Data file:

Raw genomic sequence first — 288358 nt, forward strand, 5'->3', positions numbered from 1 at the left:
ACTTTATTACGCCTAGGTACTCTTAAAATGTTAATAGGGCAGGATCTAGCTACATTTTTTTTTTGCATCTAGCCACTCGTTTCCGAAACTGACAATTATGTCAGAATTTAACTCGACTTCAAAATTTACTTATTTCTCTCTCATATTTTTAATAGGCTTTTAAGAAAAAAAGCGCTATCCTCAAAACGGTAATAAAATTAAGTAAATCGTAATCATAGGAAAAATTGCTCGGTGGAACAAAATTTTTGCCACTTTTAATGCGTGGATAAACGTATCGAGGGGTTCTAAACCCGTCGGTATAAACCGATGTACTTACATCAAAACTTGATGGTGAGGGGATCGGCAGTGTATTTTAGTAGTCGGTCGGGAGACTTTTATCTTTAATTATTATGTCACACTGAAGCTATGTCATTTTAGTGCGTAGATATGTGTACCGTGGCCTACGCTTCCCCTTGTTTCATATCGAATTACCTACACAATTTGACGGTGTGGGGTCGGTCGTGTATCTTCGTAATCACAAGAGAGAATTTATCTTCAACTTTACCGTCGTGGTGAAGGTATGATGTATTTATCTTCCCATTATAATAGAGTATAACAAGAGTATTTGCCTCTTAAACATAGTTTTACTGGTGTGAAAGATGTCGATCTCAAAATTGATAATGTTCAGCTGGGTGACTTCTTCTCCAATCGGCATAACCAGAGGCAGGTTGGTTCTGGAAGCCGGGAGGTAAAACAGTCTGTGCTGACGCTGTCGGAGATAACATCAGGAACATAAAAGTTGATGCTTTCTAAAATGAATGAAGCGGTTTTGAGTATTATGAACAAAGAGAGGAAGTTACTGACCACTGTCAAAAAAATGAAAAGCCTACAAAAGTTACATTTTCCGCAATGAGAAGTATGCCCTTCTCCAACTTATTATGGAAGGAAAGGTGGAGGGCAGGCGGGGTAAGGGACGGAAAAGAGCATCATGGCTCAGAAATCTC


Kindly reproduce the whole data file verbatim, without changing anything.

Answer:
Raw genomic sequence first — 288358 nt, forward strand, 5'->3', positions numbered from 1 at the left:
ACTTTATTACGCCTAGGTACTCTTAAAATGTTAATAGGGCAGGATCTAGCTACATTTTTTTTTTGCATCTAGCCACTCGTTTCCGAAACTGACAATTATGTCAGAATTTAACTCGACTTCAAAATTTACTTATTTCTCTCTCATATTTTTAATAGGCTTTTAAGAAAAAAAGCGCTATCCTCAAAACGGTAATAAAATTAAGTAAATCGTAATCATAGGAAAAATTGCTCGGTGGAACAAAATTTTTGCCACTTTTAATGCGTGGATAAACGTATCGAGGGGTTCTAAACCCGTCGGTATAAACCGATGTACTTACATCAAAACTTGATGGTGAGGGGATCGGCAGTGTATTTTAGTAGTCGGTCGGGAGACTTTTATCTTTAATTATTATGTCACACTGAAGCTATGTCATTTTAGTGCGTAGATATGTGTACCGTGGCCTACGCTTCCCCTTGTTTCATATCGAATTACCTACACAATTTGACGGTGTGGGGTCGGTCGTGTATCTTCGTAATCACAAGAGAGAATTTATCTTCAACTTTACCGTCGTGGTGAAGGTATGATGTATTTATCTTCCCATTATAATAGAGTATAACAAGAGTATTTGCCTCTTAAACATAGTTTTACTGGTGTGAAAGATGTCGATCTCAAAATTGATAATGTTCAGCTGGGTGACTTCTTCTCCAATCGGCATAACCAGAGGCAGGTTGGTTCTGGAAGCCGGGAGGTAAAACAGTCTGTGCTGACGCTGTCGGAGATAACATCAGGAACATAAAAGTTGATGCTTTCTAAAATGAATGAAGCGGTTTTGAGTATTATGAACAAAGAGAGGAAGTTACTGACCACTGTCAAAAAAATGAAAAGCCTACAAAAGTTACATTTTCCGCAATGAGAAGTATGCCCTTCTCCAACTTATTATGGAAGGAAAGGTGGAGGGCAGGCGGGGTAAGGGACGGAAAAGAGCATCATGGCTCAGAAATCTC